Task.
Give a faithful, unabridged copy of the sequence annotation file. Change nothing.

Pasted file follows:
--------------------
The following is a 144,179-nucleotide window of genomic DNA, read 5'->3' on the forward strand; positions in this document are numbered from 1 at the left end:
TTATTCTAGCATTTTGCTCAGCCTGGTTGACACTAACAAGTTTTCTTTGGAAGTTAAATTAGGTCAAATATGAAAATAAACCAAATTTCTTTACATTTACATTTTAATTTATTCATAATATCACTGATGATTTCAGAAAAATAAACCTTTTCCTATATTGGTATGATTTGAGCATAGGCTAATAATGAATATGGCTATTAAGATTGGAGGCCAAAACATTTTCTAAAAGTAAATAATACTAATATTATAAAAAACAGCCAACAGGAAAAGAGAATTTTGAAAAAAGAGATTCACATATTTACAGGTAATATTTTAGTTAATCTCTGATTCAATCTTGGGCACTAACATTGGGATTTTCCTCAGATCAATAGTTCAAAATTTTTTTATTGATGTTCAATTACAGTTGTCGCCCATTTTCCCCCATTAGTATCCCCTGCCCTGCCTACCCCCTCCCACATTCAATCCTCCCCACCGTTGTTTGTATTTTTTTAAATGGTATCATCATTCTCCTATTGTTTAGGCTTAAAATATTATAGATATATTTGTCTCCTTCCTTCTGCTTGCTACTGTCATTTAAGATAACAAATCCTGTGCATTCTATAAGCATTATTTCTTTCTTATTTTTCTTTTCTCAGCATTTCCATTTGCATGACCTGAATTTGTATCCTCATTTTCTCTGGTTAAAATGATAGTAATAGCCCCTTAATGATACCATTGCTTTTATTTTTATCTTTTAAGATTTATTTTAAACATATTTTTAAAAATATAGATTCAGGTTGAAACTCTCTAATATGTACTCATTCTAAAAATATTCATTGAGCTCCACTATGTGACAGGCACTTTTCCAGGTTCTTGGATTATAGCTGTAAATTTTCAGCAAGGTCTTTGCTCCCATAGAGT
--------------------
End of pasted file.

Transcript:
The following is a 144,179-nucleotide window of genomic DNA, read 5'->3' on the forward strand; positions in this document are numbered from 1 at the left end:
TTATTCTAGCATTTTGCTCAGCCTGGTTGACACTAACAAGTTTTCTTTGGAAGTTAAATTAGGTCAAATATGAAAATAAACCAAATTTCTTTACATTTACATTTTAATTTATTCATAATATCACTGATGATTTCAGAAAAATAAACCTTTTCCTATATTGGTATGATTTGAGCATAGGCTAATAATGAATATGGCTATTAAGATTGGAGGCCAAAACATTTTCTAAAAGTAAATAATACTAATATTATAAAAAACAGCCAACAGGAAAAGAGAATTTTGAAAAAAGAGATTCACATATTTACAGGTAATATTTTAGTTAATCTCTGATTCAATCTTGGGCACTAACATTGGGATTTTCCTCAGATCAATAGTTCAAAATTTTTTTATTGATGTTCAATTACAGTTGTCGCCCATTTTCCCCCATTAGTATCCCCTGCCCTGCCTACCCCCTCCCACATTCAATCCTCCCCACCGTTGTTTGTATTTTTTTAAATGGTATCATCATTCTCCTATTGTTTAGGCTTAAAATATTATAGATATATTTGTCTCCTTCCTTCTGCTTGCTACTGTCATTTAAGATAACAAATCCTGTGCATTCTATAAGCATTATTTCTTTCTTATTTTTCTTTTCTCAGCATTTCCATTTGCATGACCTGAATTTGTATCCTCATTTTCTCTGGTTAAAATGATAGTAATAGCCCCTTAATGATACCATTGCTTTTATTTTTATCTTTTAAGATTTATTTTAAACATATTTTTAAAAATATAGATTCAGGTTGAAACTCTCTAATATGTACTCATTCTAAAAATATTCATTGAGCTCCACTATGTGACAGGCACTTTTCCAGGTTCTTGGATTATAGCTGTAAATTTTCAGCAAGGTCTTTGCTCCCATAGAGT